Be aware that if you do not explicitly select an unlimited right to sue, insurers will opt you into a limited right to sue. Additionally, your insurer cannot be sued for whatever choice — or lack of choice — you make with regard to your right to sue. If you decide to limit your right to sue and then later find this coverage to be insufficient, you cannot take your insurance company to court. If you fail to make a decision regarding your right to sue and your insurer, as they are legally obligated to, selects the limited right to sue on your behalf, you cannot later take them to court.
New Jersey drivers should also note that the following limitations are not exclusive to the driver of the policy. Whatever you decide also applies to your spouse, children and any other relatives who live with you and do not have their own insurance policy.
Limited right to sue
Under a limited right to sue policy, you can still sue for financial or economic damages related to an accident. This includes medical expenses, property-related damages and any loss of wages related to injuries suffered due to the accident. Your legal recourse is restricted to lawsuits related to pain and suffering resulting from an accident. A limited policy prohibits you from pursuing pain and suffering damages except in the following cases:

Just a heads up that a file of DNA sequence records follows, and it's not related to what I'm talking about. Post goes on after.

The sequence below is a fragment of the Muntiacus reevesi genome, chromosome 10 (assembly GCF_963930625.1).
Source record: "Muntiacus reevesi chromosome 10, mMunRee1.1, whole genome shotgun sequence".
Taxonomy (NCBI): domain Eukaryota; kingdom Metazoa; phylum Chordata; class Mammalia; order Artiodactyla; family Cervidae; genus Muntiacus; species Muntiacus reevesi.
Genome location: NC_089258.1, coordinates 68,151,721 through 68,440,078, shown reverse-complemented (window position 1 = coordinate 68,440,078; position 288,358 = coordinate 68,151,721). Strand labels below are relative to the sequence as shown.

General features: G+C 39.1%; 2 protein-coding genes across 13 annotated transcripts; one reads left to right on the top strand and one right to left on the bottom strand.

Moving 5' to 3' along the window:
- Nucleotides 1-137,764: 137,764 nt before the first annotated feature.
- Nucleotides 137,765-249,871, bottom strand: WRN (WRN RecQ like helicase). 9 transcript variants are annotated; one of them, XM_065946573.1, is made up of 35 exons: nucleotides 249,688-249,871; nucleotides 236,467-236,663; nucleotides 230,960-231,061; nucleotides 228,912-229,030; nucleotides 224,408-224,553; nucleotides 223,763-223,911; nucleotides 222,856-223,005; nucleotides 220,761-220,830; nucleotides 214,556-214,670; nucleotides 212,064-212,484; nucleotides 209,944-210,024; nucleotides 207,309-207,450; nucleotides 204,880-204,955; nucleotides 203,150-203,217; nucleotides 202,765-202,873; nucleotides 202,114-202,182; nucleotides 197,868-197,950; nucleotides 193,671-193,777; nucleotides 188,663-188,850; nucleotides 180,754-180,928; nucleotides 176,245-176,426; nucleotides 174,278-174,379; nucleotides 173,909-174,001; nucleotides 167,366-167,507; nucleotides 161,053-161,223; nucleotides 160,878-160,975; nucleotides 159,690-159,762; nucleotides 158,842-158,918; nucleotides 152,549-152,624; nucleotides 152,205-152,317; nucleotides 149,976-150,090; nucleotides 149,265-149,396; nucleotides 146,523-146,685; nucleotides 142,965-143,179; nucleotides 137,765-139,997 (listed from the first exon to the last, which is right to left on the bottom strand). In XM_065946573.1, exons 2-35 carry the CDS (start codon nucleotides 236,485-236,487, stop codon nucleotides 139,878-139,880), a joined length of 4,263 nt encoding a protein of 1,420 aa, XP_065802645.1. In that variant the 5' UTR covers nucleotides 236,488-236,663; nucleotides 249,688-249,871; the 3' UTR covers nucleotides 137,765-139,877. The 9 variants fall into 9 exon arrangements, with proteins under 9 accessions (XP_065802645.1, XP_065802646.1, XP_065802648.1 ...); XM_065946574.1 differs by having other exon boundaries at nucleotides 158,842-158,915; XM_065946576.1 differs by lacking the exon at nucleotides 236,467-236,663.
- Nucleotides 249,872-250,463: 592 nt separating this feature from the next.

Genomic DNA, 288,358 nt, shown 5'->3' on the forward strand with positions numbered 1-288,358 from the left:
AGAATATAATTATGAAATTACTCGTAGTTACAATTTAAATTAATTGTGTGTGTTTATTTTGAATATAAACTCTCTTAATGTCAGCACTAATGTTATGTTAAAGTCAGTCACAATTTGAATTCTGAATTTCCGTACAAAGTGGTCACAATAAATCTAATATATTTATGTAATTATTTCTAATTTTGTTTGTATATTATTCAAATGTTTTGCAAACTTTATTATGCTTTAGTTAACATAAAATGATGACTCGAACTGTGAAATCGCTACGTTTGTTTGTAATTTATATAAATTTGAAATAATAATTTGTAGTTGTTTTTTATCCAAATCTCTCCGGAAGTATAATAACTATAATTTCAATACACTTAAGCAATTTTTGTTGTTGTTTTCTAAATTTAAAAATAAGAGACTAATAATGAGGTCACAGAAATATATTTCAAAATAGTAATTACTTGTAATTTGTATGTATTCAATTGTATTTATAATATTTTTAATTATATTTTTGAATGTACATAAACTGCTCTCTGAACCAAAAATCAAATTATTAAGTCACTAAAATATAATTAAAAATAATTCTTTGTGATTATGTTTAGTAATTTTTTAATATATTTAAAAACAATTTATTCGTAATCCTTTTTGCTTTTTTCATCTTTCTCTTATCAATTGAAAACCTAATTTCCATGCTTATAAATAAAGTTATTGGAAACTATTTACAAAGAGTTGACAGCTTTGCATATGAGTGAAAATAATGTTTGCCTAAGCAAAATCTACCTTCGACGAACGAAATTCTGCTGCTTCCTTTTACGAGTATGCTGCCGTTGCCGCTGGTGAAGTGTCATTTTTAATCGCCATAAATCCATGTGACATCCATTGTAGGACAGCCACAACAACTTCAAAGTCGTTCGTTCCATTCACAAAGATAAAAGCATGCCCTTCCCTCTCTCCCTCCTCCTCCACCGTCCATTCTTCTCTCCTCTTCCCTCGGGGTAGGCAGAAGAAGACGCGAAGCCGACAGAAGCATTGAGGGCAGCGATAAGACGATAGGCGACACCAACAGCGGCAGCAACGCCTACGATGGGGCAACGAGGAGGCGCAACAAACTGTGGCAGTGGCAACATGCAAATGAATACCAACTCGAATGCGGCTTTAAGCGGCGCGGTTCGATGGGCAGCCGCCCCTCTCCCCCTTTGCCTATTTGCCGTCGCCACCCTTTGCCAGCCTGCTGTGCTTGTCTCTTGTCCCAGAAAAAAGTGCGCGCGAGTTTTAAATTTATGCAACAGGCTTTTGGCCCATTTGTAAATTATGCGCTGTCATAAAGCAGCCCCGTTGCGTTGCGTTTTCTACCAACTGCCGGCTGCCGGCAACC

- Loss of a body part
- Significant disfigurement or significant scarring
- A displaced fracture
- Loss of a fetus
- Permanent injury, when the body part in question will not heal to normal function with further medical treatment
Unlimited right to sue
In contrast, the unlimited right to sue permits the motorist to pursue financial compensation for pain and suffering related to any type of injury. This can open legal recourse for conditions that might result from minor but still debilitating injuries arising from a car accident. Some less serious injuries may cause discomfort or pain for prolonged periods. In these situations, an unlimited right to sue could yield some benefits.
How the limited vs. unlimited right to sue affects your auto insurance premium
If you're looking for cheap car insurance in New Jersey, one of the best things you can do to keep your rates down is to limit your right to sue. We compared quotes across four of New Jersey's largest insurers and found that, all else being equal, rates for our sample driver increased by about 25% when drivers opted for the unlimited right to sue. In some cases, however, rates more than doubled when drivers retained full rights.
Monthly rate with limited right to sue
Monthly rate with unlimited right to sue
Our sample driver is an employed, unmarried 30-year-old male with an undergraduate degree who drives 12,000 miles each year in the 2015 Honda Civic EX he bought in 2019. We obtained quotes from the four major national insurers with the largest market shares in New Jersey. Your own rates could differ from those quoted to our sample driver.
To control for the impact of the limited right to sue, we gave him the following coverages:
|Bodily injury liability||$15,000 per person/$30,000 per accident|
|Property damage liability||$5,000 per accident|
|Uninsured/underinsured bodily injury coverage||$15,000 per person/$30,000 per accident|
|Uninsured/underinsured property damage coverage||$5,000 per accident|
|Personal injury protection (PIP)||$15,000, with a $2,500 deductible|
|Personal injury protection (PIP) — Extended Medical Payments||$1,000|
|Collision and comprehensive||$500 deductible|